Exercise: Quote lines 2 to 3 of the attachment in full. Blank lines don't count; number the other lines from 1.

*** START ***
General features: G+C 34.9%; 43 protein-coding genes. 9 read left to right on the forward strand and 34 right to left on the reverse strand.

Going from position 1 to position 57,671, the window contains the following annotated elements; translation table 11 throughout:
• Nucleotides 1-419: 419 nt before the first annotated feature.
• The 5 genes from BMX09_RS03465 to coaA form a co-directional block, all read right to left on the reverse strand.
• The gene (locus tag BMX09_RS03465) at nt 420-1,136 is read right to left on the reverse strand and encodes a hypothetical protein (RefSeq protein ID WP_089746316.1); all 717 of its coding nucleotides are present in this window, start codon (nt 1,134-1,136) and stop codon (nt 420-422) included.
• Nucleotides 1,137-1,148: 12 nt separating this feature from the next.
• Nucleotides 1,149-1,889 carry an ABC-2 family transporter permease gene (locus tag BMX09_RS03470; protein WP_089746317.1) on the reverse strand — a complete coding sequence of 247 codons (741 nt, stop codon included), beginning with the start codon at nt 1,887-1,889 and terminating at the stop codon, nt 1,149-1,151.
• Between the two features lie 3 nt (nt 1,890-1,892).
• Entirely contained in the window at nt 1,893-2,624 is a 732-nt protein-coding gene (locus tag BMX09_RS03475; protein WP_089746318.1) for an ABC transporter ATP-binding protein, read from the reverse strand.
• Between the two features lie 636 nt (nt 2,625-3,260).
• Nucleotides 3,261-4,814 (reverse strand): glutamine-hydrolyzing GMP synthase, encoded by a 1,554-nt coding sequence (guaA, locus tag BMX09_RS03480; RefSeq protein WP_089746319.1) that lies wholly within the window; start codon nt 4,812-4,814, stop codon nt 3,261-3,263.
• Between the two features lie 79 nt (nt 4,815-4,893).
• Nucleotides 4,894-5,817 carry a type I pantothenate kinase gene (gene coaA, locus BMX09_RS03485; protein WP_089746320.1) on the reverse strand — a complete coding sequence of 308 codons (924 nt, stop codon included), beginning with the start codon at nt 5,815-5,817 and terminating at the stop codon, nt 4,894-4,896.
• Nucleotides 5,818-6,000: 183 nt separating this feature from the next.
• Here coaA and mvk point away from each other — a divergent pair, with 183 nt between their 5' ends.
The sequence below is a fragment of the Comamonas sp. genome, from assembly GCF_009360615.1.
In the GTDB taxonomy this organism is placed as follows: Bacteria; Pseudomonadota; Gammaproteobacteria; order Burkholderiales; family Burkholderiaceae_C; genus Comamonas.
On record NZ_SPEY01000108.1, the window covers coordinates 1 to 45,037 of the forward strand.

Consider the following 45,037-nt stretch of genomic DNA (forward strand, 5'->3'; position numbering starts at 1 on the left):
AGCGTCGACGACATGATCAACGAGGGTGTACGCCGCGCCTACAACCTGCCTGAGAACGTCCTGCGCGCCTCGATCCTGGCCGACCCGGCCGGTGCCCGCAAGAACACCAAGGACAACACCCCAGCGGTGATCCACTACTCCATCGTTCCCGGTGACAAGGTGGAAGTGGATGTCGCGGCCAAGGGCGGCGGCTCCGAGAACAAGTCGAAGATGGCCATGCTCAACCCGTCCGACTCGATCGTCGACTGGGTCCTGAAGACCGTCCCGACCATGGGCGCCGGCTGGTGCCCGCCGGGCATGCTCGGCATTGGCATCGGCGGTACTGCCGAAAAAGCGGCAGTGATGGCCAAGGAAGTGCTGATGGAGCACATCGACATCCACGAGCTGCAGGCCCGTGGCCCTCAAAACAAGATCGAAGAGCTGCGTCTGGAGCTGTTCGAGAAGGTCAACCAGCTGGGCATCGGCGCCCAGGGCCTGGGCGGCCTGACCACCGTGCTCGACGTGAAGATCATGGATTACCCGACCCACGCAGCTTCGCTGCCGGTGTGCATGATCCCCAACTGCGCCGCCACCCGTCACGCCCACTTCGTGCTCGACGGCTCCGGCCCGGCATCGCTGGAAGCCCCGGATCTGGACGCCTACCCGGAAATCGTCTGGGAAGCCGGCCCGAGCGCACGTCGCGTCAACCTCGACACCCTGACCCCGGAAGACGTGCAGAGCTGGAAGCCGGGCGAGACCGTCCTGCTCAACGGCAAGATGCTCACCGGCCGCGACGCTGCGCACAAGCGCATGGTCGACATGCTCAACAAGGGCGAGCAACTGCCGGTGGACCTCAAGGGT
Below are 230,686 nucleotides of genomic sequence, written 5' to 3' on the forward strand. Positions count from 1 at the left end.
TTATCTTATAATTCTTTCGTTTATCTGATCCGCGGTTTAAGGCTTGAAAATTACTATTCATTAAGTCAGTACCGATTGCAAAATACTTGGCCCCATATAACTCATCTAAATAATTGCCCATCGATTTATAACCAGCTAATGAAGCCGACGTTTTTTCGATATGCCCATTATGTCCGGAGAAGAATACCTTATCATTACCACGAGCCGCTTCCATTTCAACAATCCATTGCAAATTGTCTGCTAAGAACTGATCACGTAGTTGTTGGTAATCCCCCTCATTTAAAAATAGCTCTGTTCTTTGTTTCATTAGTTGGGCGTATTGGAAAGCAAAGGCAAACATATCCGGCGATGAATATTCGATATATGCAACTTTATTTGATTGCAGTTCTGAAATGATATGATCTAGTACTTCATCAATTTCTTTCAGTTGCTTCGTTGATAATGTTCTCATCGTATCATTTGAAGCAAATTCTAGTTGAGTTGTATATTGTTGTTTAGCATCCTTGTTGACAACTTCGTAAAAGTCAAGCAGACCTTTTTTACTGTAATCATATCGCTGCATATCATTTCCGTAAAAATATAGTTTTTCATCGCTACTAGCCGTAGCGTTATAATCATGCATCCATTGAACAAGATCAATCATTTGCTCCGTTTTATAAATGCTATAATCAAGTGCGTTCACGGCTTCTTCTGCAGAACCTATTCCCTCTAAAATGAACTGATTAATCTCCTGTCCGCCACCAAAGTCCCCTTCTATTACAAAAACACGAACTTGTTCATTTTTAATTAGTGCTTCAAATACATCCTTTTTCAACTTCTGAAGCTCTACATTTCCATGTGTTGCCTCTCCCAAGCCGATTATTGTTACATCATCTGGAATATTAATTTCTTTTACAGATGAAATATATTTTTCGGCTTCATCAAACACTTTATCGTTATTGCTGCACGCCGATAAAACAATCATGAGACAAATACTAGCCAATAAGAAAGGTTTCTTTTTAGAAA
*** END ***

Going from position 1 to position 57,671, the window contains the following annotated elements; translation table 11 throughout:
• Nucleotides 1-419: 419 nt before the first annotated feature.